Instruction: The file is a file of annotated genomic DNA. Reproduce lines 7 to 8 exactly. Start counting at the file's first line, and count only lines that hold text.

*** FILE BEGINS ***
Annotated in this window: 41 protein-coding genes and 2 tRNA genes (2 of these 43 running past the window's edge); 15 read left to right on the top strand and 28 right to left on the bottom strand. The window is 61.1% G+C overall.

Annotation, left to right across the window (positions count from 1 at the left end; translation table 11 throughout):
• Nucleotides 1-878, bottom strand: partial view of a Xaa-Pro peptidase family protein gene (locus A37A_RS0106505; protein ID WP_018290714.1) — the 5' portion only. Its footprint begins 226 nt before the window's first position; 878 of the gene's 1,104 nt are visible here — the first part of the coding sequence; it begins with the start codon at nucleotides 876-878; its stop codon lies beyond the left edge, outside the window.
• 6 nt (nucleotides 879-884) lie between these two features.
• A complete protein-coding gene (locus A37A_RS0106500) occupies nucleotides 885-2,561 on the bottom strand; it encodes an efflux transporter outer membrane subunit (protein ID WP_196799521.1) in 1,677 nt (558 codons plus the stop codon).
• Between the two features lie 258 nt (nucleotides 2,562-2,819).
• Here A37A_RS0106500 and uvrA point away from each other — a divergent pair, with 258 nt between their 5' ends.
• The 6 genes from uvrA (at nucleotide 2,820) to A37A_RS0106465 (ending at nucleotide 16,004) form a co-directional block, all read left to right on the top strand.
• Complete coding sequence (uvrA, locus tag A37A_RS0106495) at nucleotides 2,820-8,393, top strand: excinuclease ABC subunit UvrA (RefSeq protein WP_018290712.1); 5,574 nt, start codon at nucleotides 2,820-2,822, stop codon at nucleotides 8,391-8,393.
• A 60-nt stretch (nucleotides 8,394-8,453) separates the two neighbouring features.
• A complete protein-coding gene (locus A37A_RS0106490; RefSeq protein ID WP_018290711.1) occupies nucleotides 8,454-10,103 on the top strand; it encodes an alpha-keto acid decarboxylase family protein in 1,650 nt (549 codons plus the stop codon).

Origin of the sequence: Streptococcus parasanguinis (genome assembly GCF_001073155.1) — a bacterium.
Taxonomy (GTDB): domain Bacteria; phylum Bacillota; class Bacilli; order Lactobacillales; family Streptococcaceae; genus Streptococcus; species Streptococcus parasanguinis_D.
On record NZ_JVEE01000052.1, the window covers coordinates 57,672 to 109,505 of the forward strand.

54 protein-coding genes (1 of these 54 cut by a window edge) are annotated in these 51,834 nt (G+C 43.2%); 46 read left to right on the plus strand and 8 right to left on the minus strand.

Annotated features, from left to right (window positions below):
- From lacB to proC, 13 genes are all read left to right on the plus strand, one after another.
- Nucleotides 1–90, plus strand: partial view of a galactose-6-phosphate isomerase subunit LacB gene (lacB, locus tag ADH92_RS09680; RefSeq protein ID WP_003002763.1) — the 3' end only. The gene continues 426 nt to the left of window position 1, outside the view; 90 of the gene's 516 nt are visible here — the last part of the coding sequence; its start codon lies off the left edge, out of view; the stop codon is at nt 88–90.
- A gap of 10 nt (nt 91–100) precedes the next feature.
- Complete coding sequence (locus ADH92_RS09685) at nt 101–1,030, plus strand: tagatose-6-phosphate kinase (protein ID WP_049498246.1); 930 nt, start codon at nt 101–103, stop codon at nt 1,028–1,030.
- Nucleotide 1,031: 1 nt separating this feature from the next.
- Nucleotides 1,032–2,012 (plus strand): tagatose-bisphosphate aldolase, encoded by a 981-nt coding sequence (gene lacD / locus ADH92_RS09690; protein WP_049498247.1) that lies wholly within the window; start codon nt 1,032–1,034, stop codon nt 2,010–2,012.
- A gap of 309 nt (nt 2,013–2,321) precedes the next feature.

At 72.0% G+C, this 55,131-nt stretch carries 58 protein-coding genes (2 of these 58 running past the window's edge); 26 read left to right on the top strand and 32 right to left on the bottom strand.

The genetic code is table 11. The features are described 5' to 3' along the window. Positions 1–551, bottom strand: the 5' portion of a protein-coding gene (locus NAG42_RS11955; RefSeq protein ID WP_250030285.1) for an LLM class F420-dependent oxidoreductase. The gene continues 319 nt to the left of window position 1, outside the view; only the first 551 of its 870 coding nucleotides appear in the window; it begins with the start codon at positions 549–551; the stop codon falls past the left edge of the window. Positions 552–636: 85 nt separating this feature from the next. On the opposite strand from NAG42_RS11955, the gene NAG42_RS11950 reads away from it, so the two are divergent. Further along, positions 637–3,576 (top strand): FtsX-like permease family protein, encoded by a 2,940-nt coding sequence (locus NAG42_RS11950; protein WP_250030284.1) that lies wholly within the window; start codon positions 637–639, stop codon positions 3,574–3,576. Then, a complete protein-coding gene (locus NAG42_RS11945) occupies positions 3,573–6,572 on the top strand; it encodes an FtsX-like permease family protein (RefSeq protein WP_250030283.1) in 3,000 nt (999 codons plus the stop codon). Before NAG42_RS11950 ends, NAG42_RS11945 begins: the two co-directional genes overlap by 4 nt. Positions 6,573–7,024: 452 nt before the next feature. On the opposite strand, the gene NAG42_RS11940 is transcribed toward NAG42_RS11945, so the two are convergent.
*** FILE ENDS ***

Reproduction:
• Here A37A_RS0106500 and uvrA point away from each other — a divergent pair, with 258 nt between their 5' ends.
• The 6 genes from uvrA (at nucleotide 2,820) to A37A_RS0106465 (ending at nucleotide 16,004) form a co-directional block, all read left to right on the top strand.